Good source of Riboflavin is milk, beef, spinach (which also contains iron) and our good old friend the egg.

Vitamin B3 (Niacin) – also called “Feel the Burn”
Niacin is essential for growth and healthy skin. And like Thiamin and Riboflavin, Niacin also releases energy from carbohydrates. Niacin is used in two coenzyme which are involved in energy production from carbohydrates, protein and fat (and alcohol, but I don’t count alcohol as a “good”source of energy).
Niacin can be found in meat, nuts, beef, chicken and yes, you are right thinking, the egg.

So here is a little bit of scientific evidence that eggs are actually very good for you and classed as Super Food. (or shall we call it “Wonderfood”!?)

Happy egg eating!

Irina

 
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Posted by on 21 November, 2012 in Health & Wellbeing, Super Foods

 

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Healthy Savoury Rice – Lunches for Work

Most weeks we make a savoury (brown) rice dish which we can keep in the fridge and take to work for lunch, or have handy for a quick & easy meal at home. The basic recipe is easy and healthy, and normally we’d use cooked ham or chicken as the meat ingredient, but this week I found a couple of packs of diced chorizo sausage on offer so decided to have a treat! 😉

Ingredients:

1 x celery stick, diced
1 x carrot, diced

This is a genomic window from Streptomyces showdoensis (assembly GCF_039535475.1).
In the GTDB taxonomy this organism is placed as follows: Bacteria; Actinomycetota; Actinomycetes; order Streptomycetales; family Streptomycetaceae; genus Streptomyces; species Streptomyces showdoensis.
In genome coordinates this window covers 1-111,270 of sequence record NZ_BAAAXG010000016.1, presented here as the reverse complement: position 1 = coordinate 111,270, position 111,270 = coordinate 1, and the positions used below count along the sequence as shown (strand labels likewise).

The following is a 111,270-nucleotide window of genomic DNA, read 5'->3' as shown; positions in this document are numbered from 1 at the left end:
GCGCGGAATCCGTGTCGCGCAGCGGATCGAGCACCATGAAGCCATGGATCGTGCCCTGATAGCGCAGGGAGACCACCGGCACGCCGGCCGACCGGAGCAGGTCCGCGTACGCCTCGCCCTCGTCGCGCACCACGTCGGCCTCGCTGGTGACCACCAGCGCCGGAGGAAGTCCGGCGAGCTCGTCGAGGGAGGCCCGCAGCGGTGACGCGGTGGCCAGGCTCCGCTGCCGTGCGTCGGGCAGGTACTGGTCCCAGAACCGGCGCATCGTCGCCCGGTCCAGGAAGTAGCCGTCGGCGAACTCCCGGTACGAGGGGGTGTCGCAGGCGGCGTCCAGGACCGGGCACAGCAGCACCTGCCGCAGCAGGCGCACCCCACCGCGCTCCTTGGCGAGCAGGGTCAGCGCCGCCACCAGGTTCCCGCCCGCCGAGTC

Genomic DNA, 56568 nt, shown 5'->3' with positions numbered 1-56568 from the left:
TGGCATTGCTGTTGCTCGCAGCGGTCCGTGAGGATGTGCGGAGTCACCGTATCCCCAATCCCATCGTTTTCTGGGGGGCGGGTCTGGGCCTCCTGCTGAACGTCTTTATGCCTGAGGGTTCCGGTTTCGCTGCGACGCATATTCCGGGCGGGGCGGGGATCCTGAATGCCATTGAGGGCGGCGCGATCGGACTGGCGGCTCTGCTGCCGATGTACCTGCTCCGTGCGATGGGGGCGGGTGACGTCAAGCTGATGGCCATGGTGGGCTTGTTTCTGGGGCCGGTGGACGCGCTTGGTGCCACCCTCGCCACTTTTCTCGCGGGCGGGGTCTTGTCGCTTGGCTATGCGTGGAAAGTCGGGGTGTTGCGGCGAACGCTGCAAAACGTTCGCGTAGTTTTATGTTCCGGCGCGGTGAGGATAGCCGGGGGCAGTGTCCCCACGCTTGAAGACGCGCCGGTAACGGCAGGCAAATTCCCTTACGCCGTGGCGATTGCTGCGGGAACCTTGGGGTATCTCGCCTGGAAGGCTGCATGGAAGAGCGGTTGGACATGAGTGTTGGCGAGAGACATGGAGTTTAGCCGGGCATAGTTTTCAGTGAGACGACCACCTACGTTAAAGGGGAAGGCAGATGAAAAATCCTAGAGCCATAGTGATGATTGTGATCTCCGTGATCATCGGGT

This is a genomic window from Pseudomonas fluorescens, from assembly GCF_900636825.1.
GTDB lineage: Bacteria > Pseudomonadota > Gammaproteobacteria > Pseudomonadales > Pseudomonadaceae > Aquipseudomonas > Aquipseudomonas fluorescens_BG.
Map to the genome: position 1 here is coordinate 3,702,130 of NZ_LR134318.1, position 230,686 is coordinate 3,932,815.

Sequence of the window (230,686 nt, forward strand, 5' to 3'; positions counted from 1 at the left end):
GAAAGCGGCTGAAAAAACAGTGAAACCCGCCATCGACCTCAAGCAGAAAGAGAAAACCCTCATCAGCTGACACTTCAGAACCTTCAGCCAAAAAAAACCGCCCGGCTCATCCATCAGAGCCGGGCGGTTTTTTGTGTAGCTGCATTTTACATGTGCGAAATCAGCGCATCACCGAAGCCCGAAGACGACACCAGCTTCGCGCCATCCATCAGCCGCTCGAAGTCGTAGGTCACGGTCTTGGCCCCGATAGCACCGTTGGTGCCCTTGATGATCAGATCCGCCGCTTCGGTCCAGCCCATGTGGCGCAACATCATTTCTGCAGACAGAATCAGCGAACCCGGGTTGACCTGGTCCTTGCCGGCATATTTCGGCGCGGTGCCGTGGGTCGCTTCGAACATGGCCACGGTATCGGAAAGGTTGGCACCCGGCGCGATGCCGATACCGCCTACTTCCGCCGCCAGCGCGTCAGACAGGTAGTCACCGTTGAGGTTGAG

2 x peppers, diced
1 x cup of peas
1 x cup of diced or chopped meat of your choice
Finely chopped Chilli’s to suit your taste. We like a spicy kick so use 2 or 3 birds eyes!
Half a bag of brown Rice.
Pepper to season & a couple of tsp’s of dried parsley

Method:

Cook the rice as instructed, but not for the full time on the bag as we will fry and then steam it a little at the end, put it to one side. (When the rice is cooking, I chop all the veg ready, then drain the rice and put it in a large bowl, so I can use the same large pan to cook the veg. Saves on washing up!) Read the rest of this entry »

 
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Posted by on 20 November, 2012 in Health & Wellbeing, Recipes & Nutrition

 

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Peppers and Eggs – A Hearty Birthday Breakfast!

It’s Irina’s birthday today… happy birthday! 🙂

This morning I fancied eggs, but made them with a twist. They were really yummy! Crunchy, juicy peppers, perfectly cooked soft eggs with runny yolk, tasty salt pepper and dill. We ate it with some rye bread and spelt bread and a glass of orange juice. A healthy, hearty, nutritious start to the day! Carbs, protein, vitamins and minerals and a little fat.
We’re off for a run this morning and a bouldering session this afternoon, so need a good start. B)

It’s super easy to make, so no excuses!

Ingredients:

Eggs!
Peppers cut into a thick ring (I broke one egg into a small glass bowl to get an idea of the thickness needed)
Salt, pepper and some chopped fresh dill
1 x Tbsp olive oil Read the rest of this entry »

 
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Posted by on 8 November, 2012 in Health & Wellbeing, Recipes & Nutrition